by | Nov 13, 2018

Communicating business strategy to employees is important for several reasons. When employees know and understand the business strategies, it can build trust in leadership, because it helps employee see that there is a plan in place to guide the company’s growth. It helps employees see how their job roles support the overall business objectives, which can improve their engagement and make their work more meaningful. And it helps employees accept major change more easily, whether that change is closing a plant, acquiring another company or pursuing a new market, because they can tie the change back to the strategic goals of the business.

But you can’t expect employees to wade through that 36-page Powerpoint the management team has put together. So how do you take the complexities of high-level business strategy and communicate it in simple terms regular humans can get their heads around?

1. Translate the jargon

If the executive leadership team talks about the business strategies in terms of leveraging this and optimizing that, help employees out by describing what that means in more down-to-earth terms.

2. Go macro before you go micro

Frame the strategies in broad strokes before getting down into the granular details. If there are three major thrusts of the strategy, communicate those early and often. In some channels, or for some audiences you might want to give more detail but establishing the framework first will help employees see how the details fit into the big picture.

3. Use infographics

Some people can grasp concepts more easily when they have a visual reference. Even those who are more verbal can appreciate being able to visualize how the strategies fit together to lead the company forward. (For more using infographics for internal communications, see this blog.)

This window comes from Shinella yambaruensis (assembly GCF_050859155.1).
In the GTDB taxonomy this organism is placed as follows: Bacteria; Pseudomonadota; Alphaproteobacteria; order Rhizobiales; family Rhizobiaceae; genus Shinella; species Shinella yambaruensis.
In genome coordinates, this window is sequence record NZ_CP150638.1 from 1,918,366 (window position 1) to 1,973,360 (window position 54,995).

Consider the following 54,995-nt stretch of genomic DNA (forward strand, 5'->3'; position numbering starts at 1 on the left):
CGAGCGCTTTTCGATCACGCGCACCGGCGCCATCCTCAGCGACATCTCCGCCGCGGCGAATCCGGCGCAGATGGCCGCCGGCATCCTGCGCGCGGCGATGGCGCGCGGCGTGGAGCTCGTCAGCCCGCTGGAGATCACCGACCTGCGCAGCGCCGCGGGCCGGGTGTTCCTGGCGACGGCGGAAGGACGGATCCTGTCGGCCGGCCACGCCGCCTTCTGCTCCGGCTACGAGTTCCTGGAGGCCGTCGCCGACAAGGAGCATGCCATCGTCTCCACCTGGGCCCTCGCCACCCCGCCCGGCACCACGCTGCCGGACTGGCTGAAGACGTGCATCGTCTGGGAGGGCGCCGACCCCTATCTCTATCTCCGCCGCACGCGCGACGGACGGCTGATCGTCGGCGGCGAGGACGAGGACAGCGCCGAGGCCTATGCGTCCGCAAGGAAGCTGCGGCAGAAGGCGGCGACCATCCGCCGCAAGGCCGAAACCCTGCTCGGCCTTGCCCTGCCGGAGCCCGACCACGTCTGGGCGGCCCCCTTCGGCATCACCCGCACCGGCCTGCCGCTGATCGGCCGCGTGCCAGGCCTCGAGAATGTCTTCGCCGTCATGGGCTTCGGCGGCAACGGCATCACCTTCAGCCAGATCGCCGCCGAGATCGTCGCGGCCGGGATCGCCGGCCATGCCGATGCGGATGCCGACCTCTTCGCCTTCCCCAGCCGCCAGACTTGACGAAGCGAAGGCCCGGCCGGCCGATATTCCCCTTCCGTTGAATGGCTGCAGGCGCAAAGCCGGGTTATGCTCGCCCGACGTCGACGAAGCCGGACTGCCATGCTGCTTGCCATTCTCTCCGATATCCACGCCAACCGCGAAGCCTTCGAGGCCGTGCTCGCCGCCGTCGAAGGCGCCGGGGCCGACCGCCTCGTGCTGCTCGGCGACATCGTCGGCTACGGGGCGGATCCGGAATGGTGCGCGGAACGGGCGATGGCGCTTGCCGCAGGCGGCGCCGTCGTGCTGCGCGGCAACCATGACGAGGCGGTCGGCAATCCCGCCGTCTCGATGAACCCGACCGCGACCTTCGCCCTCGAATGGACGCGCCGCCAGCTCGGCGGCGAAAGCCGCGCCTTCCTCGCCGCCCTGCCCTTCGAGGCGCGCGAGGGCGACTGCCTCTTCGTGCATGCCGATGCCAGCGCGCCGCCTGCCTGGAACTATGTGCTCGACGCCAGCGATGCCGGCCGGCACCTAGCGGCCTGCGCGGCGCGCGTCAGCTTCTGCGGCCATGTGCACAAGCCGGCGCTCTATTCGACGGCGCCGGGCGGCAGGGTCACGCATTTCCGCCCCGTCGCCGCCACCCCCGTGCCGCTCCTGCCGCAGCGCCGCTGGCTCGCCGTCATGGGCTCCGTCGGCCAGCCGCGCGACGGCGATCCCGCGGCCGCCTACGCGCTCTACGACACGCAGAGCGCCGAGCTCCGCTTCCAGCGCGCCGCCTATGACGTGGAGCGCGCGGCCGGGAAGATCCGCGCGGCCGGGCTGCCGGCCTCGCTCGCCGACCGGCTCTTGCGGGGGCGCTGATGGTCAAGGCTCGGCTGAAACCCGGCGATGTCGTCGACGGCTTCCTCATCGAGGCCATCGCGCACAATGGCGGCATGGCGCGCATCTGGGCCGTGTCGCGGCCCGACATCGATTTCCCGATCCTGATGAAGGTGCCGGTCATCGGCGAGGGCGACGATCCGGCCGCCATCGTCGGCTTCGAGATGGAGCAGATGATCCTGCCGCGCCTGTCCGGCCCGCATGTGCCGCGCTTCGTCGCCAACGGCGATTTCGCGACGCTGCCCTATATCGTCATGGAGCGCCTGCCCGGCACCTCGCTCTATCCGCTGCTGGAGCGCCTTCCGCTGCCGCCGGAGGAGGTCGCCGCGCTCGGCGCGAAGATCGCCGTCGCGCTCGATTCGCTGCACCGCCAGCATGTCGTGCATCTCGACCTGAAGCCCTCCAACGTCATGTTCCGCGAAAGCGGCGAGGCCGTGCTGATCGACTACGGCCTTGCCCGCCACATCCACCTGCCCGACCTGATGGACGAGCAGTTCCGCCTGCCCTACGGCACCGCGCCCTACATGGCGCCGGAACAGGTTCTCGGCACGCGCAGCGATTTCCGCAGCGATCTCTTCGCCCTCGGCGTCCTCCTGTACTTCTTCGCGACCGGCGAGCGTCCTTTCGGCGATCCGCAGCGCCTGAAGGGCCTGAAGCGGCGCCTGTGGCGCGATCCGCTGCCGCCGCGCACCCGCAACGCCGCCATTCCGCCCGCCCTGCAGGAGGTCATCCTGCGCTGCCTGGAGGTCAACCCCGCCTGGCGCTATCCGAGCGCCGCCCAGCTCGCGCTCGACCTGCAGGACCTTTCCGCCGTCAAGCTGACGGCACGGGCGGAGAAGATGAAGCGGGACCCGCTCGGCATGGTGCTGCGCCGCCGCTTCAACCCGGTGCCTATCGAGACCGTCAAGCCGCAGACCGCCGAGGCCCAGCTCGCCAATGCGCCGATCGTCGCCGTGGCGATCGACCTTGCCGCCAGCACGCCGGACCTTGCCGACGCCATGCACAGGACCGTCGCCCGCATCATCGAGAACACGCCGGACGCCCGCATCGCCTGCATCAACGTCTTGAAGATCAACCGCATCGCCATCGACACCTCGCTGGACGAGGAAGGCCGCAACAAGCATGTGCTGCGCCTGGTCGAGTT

4. Focus on how employees support those strategies

The business strategies will be much more relevant to employees when you can make a meaningful link between their jobs and the company strategies. Which of the strategies is related to the work being done in operations? In marketing? In customer service?

5. Let employees give real examples

Having the CEO communicate the business strategy to employees in town halls, blogs or other channels is an obvious step. For thoughts on helping them do that in more human ways, try this blog on humanizing leadership communications. But you can also have employees explain the strategies from their own perspectives. Interview some of the people doing the real work of executing those strategies for articles on the intranet or in the employee magazine or newsletter. For instance, if a stronger supply chain is part of the business strategy, let the team working on improving the supply chain explain what they’re doing. Allowing employees to describe concrete examples of work that supports the business strategies is one of the best possible ways to bring the strategies to life for the rest of the workforce.

Want to do a better job of communicating business strategies to your employees? Tribe can help.

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